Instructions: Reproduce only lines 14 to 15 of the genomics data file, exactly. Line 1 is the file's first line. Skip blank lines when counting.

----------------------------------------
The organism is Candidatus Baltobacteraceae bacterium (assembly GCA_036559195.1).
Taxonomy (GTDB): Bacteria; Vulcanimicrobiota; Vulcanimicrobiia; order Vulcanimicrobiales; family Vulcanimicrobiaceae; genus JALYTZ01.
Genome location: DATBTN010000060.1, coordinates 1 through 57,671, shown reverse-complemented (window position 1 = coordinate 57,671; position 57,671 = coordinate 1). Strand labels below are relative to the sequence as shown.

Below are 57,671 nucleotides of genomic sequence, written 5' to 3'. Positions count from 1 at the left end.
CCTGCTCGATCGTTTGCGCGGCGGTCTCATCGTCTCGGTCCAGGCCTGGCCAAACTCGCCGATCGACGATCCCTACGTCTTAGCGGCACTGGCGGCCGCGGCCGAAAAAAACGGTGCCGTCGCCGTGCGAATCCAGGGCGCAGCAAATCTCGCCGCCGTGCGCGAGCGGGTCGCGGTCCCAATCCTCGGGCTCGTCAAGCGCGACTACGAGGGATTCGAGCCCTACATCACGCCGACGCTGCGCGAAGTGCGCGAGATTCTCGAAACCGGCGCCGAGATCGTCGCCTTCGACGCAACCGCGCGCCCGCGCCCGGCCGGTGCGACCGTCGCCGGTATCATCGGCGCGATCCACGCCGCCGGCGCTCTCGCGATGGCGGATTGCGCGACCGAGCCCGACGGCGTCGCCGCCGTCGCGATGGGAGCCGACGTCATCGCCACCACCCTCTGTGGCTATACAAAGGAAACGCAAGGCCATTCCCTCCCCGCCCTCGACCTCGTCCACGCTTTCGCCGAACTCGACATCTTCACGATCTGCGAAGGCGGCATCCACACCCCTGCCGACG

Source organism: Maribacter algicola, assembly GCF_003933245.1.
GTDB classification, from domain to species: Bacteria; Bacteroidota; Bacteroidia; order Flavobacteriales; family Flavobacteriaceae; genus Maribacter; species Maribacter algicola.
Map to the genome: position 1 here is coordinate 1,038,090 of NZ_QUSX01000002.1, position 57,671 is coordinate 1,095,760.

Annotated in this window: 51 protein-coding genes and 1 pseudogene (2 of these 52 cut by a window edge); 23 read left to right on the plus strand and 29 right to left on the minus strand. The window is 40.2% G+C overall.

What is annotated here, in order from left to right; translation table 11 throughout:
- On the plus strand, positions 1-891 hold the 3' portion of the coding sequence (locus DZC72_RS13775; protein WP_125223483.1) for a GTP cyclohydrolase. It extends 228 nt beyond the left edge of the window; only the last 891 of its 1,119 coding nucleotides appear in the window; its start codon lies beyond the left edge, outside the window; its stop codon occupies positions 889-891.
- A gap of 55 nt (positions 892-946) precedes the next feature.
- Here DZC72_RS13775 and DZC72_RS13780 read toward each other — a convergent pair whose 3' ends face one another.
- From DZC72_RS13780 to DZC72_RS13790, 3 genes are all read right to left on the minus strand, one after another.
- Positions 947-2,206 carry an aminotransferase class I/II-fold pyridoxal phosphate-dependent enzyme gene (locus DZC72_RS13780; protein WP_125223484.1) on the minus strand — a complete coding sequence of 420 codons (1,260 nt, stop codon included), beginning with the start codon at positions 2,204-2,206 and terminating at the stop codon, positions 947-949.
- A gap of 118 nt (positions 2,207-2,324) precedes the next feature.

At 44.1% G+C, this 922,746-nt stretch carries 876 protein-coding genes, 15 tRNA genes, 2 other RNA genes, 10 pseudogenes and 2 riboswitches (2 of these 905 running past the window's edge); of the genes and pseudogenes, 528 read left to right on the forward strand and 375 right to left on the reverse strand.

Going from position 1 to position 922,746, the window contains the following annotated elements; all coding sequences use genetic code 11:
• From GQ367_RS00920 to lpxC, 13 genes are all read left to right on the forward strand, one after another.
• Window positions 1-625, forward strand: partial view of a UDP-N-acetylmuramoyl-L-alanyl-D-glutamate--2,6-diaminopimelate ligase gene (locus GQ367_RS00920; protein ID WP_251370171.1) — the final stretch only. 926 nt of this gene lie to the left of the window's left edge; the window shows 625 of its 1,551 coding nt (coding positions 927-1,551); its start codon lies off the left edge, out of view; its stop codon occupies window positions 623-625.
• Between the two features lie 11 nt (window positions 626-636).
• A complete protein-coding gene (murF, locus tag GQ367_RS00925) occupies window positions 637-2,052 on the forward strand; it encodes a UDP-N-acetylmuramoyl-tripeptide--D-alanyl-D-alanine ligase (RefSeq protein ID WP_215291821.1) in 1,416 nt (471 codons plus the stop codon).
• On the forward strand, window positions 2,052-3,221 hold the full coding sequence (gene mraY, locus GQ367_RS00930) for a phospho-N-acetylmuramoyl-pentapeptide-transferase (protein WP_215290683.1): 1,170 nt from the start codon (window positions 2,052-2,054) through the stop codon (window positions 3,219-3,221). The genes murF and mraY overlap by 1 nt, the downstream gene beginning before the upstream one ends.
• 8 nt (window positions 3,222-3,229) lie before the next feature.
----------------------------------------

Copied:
- From DZC72_RS13780 to DZC72_RS13790, 3 genes are all read right to left on the minus strand, one after another.
- Positions 947-2,206 carry an aminotransferase class I/II-fold pyridoxal phosphate-dependent enzyme gene (locus DZC72_RS13780; protein WP_125223484.1) on the minus strand — a complete coding sequence of 420 codons (1,260 nt, stop codon included), beginning with the start codon at positions 2,204-2,206 and terminating at the stop codon, positions 947-949.